I’ll be honest – I don’t look forward to doing any work that involves going to a government or government office. Government processes are infamous for being depressing, tiring and outright stressful. Thanks to heavy doses of experiences from friends and family, and representations in pop culture, government office conjures up an old dusty office, piles of dishevelled files, and less-than-enthusiastic workers. But this is how my online passport application process in India looked like.
However, a visit to the regional passport office in Bengaluru to renew my passport was nothing like I expected.
Maybe because it’s just Bangalore, and tech is in the city’s DNA. So be it its fledgling silicon valley, or its Blackberry-toting cops, when the government says it’s revamping its process and gearing up for a digital India, you’d better believe it.
1. The passport application process starts online
The first step towards getting a passport means logging in to a central passport website which is the first Google result for ‘Passport’. While the website per se isn’t the most user-friendly and can be challenging to navigate, it does do the job. From FAQs to checklists, the website hosts most of the information needed to apply for a passport. There’s an option to register and fill up an application form eliminating the need to go the office, procure a physical form, struggle to fill up information in the small space provided. The registration fees also is paid online through a credit or debit card or via net banking.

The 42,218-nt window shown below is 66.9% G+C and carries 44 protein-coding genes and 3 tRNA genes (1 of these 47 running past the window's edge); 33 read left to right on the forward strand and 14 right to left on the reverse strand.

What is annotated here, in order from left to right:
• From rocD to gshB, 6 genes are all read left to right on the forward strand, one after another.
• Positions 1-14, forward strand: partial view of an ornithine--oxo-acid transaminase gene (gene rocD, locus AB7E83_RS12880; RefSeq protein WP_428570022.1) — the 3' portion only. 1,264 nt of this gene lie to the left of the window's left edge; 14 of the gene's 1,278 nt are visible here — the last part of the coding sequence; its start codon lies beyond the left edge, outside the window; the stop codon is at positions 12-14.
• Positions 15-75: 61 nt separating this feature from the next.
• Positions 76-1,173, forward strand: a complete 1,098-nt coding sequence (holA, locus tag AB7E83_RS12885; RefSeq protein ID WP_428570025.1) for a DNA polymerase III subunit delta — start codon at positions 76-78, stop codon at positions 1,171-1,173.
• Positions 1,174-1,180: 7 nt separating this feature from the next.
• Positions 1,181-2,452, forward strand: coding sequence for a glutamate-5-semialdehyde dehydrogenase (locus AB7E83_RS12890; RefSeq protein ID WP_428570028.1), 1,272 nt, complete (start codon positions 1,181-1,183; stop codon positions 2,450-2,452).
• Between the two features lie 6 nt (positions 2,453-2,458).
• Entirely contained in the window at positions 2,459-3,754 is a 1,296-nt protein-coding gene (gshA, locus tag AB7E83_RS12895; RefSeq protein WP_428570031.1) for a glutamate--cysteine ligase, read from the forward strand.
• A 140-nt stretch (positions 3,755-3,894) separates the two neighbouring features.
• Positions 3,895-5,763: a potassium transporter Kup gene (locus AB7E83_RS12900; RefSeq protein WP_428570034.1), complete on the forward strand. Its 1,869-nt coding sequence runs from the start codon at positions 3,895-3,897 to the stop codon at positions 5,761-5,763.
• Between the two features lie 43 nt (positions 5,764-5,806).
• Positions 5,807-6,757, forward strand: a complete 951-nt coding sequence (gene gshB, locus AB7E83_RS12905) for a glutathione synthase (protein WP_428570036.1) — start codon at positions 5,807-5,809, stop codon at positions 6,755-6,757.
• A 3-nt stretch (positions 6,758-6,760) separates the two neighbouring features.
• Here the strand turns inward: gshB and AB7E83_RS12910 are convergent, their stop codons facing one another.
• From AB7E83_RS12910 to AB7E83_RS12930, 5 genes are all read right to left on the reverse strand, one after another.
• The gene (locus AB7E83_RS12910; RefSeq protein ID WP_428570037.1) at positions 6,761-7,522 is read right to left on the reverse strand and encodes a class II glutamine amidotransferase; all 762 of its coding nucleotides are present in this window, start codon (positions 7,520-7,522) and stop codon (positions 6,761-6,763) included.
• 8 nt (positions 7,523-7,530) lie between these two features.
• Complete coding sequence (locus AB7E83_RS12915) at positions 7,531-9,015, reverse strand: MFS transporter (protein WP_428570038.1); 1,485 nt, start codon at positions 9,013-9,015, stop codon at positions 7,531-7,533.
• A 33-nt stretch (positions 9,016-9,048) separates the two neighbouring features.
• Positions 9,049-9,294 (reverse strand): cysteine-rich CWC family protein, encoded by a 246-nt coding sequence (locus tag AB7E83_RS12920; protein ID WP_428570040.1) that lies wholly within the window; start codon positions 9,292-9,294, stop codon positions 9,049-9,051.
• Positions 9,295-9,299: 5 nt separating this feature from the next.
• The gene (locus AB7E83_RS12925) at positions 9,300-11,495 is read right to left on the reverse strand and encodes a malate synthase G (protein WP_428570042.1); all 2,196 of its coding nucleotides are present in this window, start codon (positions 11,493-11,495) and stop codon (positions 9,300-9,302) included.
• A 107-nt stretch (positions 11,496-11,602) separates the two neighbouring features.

2. The regional Passport Seva Kendra (PSK) offices are not your usual government establishments
Armed with a receipt of the appointment letter, you’re asked to report at the Regional Passport Seva Kendra (PSK) for face-to-face interviews with multiple Passport officers and finish all the rounds of the application process. Here’s where the magic of how efficient the system has become first strikes you.
After the security frisking, the attending officer cursorily goes through the documents you’ve brought in and decides whether you can move to the next level. If through, you will get a system-generated token slip. While waiting, you also have the option to get more information about the process at the “Information Kiosks” set up around the facility, along with self-servicing printing and photocopying machines if you forgot to take any printouts. After showing your slip to the security, you go inside the waiting area where your number will show up on an LCD screen and announced by an attendant.
3. Get your portfolio photo done simultaneously as your documents are scanned
This is the first step in the 3-pronged checking process, or “counter A”. The officer will check your documents, scan and upload them to your digital file on their system. It’s at this step your photo will be taken! Yes, no more getting the eponymous passport photos printed and tacking them on your paper application. The government has gone digital and how! There are semi-DSLRS perched on every desk in the ‘A’ section, and while the photo may not match up to your model catalogue standards, they do an okay job. What’s fascinating is how instantly the photo is taken, uploaded and appended on your digital form. This is followed by a quick finger and thumb pattern scanning. After all your documents have been uploaded, photo taken, fingerprints taken, you’re now cleared for the next section or “B counters”.